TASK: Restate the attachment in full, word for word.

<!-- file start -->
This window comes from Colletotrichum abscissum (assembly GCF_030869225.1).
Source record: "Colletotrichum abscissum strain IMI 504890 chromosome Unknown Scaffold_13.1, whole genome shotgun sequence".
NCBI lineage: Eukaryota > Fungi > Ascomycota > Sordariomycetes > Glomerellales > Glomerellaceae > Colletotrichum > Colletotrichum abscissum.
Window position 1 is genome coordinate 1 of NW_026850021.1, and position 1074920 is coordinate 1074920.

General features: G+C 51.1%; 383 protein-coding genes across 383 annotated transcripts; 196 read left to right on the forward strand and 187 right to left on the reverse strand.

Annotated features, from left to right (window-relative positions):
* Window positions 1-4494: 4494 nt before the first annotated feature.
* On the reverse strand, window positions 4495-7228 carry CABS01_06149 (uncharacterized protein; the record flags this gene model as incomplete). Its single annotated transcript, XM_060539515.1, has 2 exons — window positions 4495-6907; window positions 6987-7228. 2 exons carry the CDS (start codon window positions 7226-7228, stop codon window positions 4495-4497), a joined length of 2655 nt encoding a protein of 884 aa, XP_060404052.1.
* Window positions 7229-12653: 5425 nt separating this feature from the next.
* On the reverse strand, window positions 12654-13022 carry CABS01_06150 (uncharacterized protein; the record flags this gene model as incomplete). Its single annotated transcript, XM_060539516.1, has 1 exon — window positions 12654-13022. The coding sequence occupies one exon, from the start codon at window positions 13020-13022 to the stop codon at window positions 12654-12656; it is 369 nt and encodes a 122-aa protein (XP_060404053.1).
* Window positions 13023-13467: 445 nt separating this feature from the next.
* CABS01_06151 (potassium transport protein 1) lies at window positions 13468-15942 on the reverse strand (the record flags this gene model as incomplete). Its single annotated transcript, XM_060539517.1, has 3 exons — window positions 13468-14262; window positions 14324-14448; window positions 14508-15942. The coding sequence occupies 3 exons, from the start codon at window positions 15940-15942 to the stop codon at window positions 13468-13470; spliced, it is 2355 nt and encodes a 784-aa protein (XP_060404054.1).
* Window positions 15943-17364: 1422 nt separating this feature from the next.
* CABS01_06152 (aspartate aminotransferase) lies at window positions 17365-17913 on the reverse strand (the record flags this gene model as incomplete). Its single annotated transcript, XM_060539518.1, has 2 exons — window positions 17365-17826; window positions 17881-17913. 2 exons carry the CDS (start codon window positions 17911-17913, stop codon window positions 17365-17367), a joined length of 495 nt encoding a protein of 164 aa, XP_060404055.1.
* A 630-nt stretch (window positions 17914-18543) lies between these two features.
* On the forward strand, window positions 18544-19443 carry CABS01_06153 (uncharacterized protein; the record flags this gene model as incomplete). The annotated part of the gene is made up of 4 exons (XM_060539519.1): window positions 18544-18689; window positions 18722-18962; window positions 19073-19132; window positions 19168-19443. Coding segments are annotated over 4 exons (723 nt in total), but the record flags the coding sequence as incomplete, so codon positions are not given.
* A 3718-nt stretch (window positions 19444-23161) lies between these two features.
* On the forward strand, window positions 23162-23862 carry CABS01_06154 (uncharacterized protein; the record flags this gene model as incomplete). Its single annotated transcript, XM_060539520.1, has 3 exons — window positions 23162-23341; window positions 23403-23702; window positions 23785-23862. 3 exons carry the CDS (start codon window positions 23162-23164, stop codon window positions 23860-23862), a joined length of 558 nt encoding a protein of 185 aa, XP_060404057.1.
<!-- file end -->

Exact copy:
This window comes from Colletotrichum abscissum (assembly GCF_030869225.1).
Source record: "Colletotrichum abscissum strain IMI 504890 chromosome Unknown Scaffold_13.1, whole genome shotgun sequence".
NCBI lineage: Eukaryota > Fungi > Ascomycota > Sordariomycetes > Glomerellales > Glomerellaceae > Colletotrichum > Colletotrichum abscissum.
Window position 1 is genome coordinate 1 of NW_026850021.1, and position 1074920 is coordinate 1074920.

General features: G+C 51.1%; 383 protein-coding genes across 383 annotated transcripts; 196 read left to right on the forward strand and 187 right to left on the reverse strand.

Annotated features, from left to right (window-relative positions):
* Window positions 1-4494: 4494 nt before the first annotated feature.
* On the reverse strand, window positions 4495-7228 carry CABS01_06149 (uncharacterized protein; the record flags this gene model as incomplete). Its single annotated transcript, XM_060539515.1, has 2 exons — window positions 4495-6907; window positions 6987-7228. 2 exons carry the CDS (start codon window positions 7226-7228, stop codon window positions 4495-4497), a joined length of 2655 nt encoding a protein of 884 aa, XP_060404052.1.
* Window positions 7229-12653: 5425 nt separating this feature from the next.
* On the reverse strand, window positions 12654-13022 carry CABS01_06150 (uncharacterized protein; the record flags this gene model as incomplete). Its single annotated transcript, XM_060539516.1, has 1 exon — window positions 12654-13022. The coding sequence occupies one exon, from the start codon at window positions 13020-13022 to the stop codon at window positions 12654-12656; it is 369 nt and encodes a 122-aa protein (XP_060404053.1).
* Window positions 13023-13467: 445 nt separating this feature from the next.
* CABS01_06151 (potassium transport protein 1) lies at window positions 13468-15942 on the reverse strand (the record flags this gene model as incomplete). Its single annotated transcript, XM_060539517.1, has 3 exons — window positions 13468-14262; window positions 14324-14448; window positions 14508-15942. The coding sequence occupies 3 exons, from the start codon at window positions 15940-15942 to the stop codon at window positions 13468-13470; spliced, it is 2355 nt and encodes a 784-aa protein (XP_060404054.1).
* Window positions 15943-17364: 1422 nt separating this feature from the next.
* CABS01_06152 (aspartate aminotransferase) lies at window positions 17365-17913 on the reverse strand (the record flags this gene model as incomplete). Its single annotated transcript, XM_060539518.1, has 2 exons — window positions 17365-17826; window positions 17881-17913. 2 exons carry the CDS (start codon window positions 17911-17913, stop codon window positions 17365-17367), a joined length of 495 nt encoding a protein of 164 aa, XP_060404055.1.
* A 630-nt stretch (window positions 17914-18543) lies between these two features.
* On the forward strand, window positions 18544-19443 carry CABS01_06153 (uncharacterized protein; the record flags this gene model as incomplete). The annotated part of the gene is made up of 4 exons (XM_060539519.1): window positions 18544-18689; window positions 18722-18962; window positions 19073-19132; window positions 19168-19443. Coding segments are annotated over 4 exons (723 nt in total), but the record flags the coding sequence as incomplete, so codon positions are not given.
* A 3718-nt stretch (window positions 19444-23161) lies between these two features.
* On the forward strand, window positions 23162-23862 carry CABS01_06154 (uncharacterized protein; the record flags this gene model as incomplete). Its single annotated transcript, XM_060539520.1, has 3 exons — window positions 23162-23341; window positions 23403-23702; window positions 23785-23862. 3 exons carry the CDS (start codon window positions 23162-23164, stop codon window positions 23860-23862), a joined length of 558 nt encoding a protein of 185 aa, XP_060404057.1.